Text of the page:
Town meeting, annual rituals and a 'not-so-silent' spring

20

While rototilling manure into my daughter’s garden, I began thinking of another Maine spring ritual, the Annual Town Meeting. Standing deep in the offerings of my neighbor’s horses I realized that Raymond, unique in many ways, is also identical to neighboring towns. The details differ but the “politics of budget” are the same. Listen to Raymond. See if you hear your town in its echo.

Raymond’s school and municipal budgets are proposed to increase by percentages well over the rates of inflation and consumer price indices. Both budgets draw heavily off surplus funds to “soften” the real increases.

Savings from uncontrolled spending, costly mistakes and questionable salary increases could easily fund programs and community services. Reducing our property taxes was one of the promises of the “historic” tax reform measure LD 1. Like the old Red Sox, we’ll have to wait until next year.

We are told that these are “bare-bones” budgets. I can’t feel the pain of a 14 percent increase in compensation for our part-time school superintendent. Salary and benefits cost Raymond taxpayers $75,000-$80,000 per year. Ouch!

This staggering increase is even more incredible alongside the embarrassing and morale-busting 2-year contract “negotiation” with our bus drivers, ed techs and custodians. This dispute has cost tens of thousands of dollars. When questioned, the Board and Superintendent didn’t even know how much money had been spent.

The muscle-cutting doesn’t stop there. The schools purchased a paint-striping machine just months after the town bought one. How about the Middle School chimney fiasco? Oops!

These are symptoms of a larger leadership problem facing Raymond Schools. In future budgets Raymond will have to adhere to the State’s Essential Programs and Services (EPS) model. If we don’t meet EPS, property taxes will skyrocket. This year we are nearly $1 million over, including $120,000 of precious public education money to send a few select students to private schools.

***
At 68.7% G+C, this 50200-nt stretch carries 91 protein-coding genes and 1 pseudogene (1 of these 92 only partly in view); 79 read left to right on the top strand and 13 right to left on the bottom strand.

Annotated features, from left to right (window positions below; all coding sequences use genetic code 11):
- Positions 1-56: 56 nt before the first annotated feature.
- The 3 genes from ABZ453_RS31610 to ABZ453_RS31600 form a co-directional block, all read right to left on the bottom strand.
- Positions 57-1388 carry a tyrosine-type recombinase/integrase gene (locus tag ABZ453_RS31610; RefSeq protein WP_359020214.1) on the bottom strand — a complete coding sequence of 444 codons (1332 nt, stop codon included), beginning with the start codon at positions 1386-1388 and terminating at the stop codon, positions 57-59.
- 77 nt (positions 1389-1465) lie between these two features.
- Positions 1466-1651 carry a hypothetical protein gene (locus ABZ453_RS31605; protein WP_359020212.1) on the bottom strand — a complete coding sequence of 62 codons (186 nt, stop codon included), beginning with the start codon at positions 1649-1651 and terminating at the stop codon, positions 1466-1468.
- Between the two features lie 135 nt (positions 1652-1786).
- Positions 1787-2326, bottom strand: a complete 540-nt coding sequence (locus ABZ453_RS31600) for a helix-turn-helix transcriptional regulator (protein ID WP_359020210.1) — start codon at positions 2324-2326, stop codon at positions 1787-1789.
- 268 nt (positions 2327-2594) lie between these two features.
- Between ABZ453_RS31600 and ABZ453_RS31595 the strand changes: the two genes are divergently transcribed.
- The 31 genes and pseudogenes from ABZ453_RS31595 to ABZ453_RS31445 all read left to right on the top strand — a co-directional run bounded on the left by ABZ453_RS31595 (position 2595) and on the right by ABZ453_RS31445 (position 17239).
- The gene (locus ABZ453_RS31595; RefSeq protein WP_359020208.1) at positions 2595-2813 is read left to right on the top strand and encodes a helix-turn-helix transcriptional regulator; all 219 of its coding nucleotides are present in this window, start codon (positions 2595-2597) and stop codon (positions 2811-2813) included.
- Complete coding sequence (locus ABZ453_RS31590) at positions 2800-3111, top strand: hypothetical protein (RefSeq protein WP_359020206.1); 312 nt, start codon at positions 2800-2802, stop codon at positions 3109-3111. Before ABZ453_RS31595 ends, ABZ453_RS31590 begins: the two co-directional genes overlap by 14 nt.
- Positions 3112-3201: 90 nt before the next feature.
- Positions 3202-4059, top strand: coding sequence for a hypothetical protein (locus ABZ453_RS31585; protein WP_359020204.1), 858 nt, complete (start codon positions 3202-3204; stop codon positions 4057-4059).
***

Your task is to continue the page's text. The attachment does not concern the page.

We need to implement the “One Raymond” concept. Nothing of substance has been done to coordinate school and town spending. Read the Superintendent’s and Town Manager’s Annual Report. Neither can point to any major accomplishment of “One Raymond.” How can we expect to “regionalize” when we can’t even merge our two finance departments?

The Municipal budget exemplifies the contrast between the promises of LD 1 and the reality. The Board of Selectmen approved $12,000 on mulch for the shrub beds on Route 302 and $5,000 on an electronic sign board at Town Hall. The windows at the same building are rotting as they hemorrhage precious fuel dollars. Do we really need an electronic readerboard more than we need those windows? Crank up the furnace. Trade oil for mulch?

The Board supports allocating $58,000 of surplus to a Digital Broadcast Studio and $10,000 for the Roadrunner newsletter. The Route 302 Beautification Project was supposed to be a public/private partnership and revenue neutral. The Select Board understands the concept but will spend the $12,000 anyway. In and of themselves these seem like minor issues but when added up they ignore the current fiscal climate

The Digital Broadcast Studio is another “Big Dig” waiting to happen. Raymond has a taping and broadcasting system. This spring, Maine Education Commissioner Sue Gendron gave a public presentation on the impacts of EPS on Raymond. The Support Staff Association was also present to provide information on the labor dispute. Teachers, parents and concerned citizens questioned staff cuts. This was an important budget meeting. Where were the cameras? Packed away at Town Hall.

That leads me to the “Roadrunner.” Last year in a Roadrunner editorial, a School Board member called me “flippant” for advocating private funding for the newsletter. This year, the same Board member voted to eliminate funding for the Roadrunner and explore private financing.

The Roadrunner, Broadcast Studio, and Web site are great tools but when we have to decide between them and real life staffing deficiencies, are the choices that difficult?

Your Boards, superintendents and town managers will tell you they are “complying” with EPS and LD 1. Look for surplus spending, salary increases, outrageous legal fees and “can’t live without” expenditures. Inappropriate spending can be found in your town, too!

NO COMMENTS